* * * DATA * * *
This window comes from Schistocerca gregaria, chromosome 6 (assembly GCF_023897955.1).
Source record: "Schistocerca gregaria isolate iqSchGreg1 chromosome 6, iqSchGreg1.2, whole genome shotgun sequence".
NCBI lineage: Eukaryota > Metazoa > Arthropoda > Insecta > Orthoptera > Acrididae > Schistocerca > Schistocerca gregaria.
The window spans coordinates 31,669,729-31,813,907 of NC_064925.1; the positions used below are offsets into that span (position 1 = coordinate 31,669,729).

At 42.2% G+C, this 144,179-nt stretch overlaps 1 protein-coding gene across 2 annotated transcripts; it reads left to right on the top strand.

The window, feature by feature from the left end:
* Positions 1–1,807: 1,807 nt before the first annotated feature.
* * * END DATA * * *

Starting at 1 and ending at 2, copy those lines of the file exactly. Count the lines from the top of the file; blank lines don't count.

This window comes from Schistocerca gregaria, chromosome 6 (assembly GCF_023897955.1).
Source record: "Schistocerca gregaria isolate iqSchGreg1 chromosome 6, iqSchGreg1.2, whole genome shotgun sequence".